Engineering Dictionary of Electronic Terms
"A" "B" "C", "D", "E", "F", "G", "H", "I", "J", "K", "L", "M",
"N", "O", "P", "Q", "R", "S", "T", "U", "V", "W", "X", "Y", "Z"

"R" to "Rad", "Rai" to "Rea", "Rec" to "Relat",
"Relay" to "Resol", "Reson" to "Rh", "Ri" to "Rm", "Ro" to "Rz"

Received Noise Power. The calculated or measured noise power, within the bandwidth being used, at the receive end of a circuit, channel, link, or system.

Receiver. [Detector]. Electronic Equipment that converts electromagnetic energy into a visible or an audible form. As in FM Receiver, AM Receiver or Radar Receiver. The electromagnetic component used in a telephone handset to convert electrical energy into sound energy.

Receiver Sensitivity. The degree to which a receiver can usefully detect a weak signal. The lower limit of useful signal input to the receiver.

Receiving Antenna. The device used to pick up the RF signal from space. Also refer to the dictionary of Antenna Terms. Related; Antenna Manufacturers.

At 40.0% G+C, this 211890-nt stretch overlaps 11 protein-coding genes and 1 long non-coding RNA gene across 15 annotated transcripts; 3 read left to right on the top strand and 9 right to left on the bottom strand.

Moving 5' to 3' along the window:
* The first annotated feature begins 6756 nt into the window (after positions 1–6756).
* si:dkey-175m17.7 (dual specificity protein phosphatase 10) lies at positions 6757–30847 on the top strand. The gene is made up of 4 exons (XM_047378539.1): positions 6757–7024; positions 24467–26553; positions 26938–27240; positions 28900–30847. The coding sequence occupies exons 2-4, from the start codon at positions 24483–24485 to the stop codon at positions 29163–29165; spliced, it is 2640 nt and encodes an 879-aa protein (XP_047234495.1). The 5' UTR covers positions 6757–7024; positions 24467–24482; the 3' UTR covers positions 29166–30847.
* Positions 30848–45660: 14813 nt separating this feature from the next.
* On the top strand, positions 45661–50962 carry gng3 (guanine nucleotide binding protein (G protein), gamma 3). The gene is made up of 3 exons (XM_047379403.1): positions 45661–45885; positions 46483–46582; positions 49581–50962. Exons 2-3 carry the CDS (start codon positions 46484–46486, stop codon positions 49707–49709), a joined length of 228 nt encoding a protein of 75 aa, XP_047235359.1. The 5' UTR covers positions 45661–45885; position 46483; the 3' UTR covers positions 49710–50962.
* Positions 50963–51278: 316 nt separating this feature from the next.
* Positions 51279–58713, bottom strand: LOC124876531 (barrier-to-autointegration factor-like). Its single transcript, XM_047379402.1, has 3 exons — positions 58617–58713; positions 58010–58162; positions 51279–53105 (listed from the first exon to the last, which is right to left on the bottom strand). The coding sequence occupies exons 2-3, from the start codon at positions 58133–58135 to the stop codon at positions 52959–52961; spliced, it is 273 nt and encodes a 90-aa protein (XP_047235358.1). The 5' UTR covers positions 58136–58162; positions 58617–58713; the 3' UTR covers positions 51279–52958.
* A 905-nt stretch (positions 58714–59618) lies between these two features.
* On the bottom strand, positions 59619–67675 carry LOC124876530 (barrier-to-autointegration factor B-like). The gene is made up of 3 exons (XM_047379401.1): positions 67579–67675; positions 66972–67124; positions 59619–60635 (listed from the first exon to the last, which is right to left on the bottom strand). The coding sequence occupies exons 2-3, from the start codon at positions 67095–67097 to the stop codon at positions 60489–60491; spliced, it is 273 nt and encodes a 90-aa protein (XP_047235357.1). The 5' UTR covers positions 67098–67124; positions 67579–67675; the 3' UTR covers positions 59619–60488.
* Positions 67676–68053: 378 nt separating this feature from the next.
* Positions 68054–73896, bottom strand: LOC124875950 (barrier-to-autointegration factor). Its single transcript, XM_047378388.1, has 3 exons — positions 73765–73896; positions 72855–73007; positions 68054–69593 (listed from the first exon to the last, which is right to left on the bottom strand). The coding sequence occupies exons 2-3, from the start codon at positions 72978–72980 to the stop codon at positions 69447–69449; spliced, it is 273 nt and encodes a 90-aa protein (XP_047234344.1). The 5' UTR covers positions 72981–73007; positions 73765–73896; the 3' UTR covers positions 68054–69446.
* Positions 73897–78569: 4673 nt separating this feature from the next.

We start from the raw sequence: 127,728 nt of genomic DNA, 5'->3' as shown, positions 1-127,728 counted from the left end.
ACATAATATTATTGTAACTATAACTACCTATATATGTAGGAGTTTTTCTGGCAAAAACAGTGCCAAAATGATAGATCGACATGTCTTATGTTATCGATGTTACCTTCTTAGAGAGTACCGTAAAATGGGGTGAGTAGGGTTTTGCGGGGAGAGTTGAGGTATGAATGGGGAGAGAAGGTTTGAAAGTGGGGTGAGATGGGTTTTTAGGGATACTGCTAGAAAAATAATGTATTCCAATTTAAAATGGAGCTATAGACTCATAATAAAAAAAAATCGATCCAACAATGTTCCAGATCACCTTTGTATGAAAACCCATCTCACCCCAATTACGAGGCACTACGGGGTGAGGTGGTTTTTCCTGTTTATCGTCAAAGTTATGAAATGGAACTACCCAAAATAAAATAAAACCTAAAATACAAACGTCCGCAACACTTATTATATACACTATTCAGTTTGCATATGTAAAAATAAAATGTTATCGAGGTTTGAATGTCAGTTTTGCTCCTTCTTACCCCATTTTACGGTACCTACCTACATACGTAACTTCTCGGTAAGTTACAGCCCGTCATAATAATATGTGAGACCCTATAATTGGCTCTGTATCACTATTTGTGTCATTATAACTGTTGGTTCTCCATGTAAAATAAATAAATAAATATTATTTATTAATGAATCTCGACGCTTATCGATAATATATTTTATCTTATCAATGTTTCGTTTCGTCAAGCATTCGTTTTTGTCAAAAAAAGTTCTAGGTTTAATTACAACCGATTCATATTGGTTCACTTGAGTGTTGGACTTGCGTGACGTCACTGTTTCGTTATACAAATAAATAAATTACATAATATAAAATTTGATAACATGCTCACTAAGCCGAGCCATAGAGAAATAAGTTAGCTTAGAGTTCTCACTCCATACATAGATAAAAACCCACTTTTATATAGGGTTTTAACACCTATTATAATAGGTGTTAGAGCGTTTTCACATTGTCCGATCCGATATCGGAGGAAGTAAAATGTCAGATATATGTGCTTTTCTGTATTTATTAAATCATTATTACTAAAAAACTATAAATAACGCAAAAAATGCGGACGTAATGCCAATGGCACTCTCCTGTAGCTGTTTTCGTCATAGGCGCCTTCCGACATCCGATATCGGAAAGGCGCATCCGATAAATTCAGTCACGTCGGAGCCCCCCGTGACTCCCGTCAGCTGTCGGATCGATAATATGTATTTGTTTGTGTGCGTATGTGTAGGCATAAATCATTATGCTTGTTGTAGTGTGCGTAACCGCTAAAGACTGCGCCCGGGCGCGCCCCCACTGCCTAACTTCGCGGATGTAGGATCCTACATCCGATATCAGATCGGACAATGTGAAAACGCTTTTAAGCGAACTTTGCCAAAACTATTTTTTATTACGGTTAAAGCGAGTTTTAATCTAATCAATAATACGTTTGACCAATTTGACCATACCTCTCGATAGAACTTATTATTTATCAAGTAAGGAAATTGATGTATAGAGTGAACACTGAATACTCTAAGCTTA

Receptacle. A socket that accepts a plug or jack. An AC outlet.

Recovery Time. The time required for a device to return to its previous state after a change.

Rectangular Connector. A series of connector types that have a basic rectangular shape, but with a large number of pin arrangements, pin styles, and shell shapes. Refer to the graphic to the right.

Rectangular Waveform. A Periodic waveform, or squarewave having something other than a 50 percent duty cycle and only two distinct values. Also refer to a LM124 Rectangular Wave Generator.

Rectification. The conversion of AC into DC by means of a rectifier.

Rectifier. A device [diode] used to convert ac to pulsating dc. Also refer to Half-Wave Rectifier Circuit, or Full-Wave Rectifier Circuit. A two terminal semiconductor or electron tube that converts Alternating current into direct current. A device that only conducts in one direction. [Diode Manufacturers]

Rectifier Circuit. A circuit used to convert ac to pulsating dc; Half-wave [single diode], Full-wave Center Tapped Transformer [two diodes], Full-wave Bridge [four diodes], Dual Complementary Center Tapped Transformer [four diodes]

Redundant Array of Inexpensive Disks. An array of hard disks used to store or backup data. There are a number of different way the disks may be interconnected. RAID 0 is the 'Stripping' form of RAID, each disk of a two disk set gets half the data speeding the process of reading/writing to disk.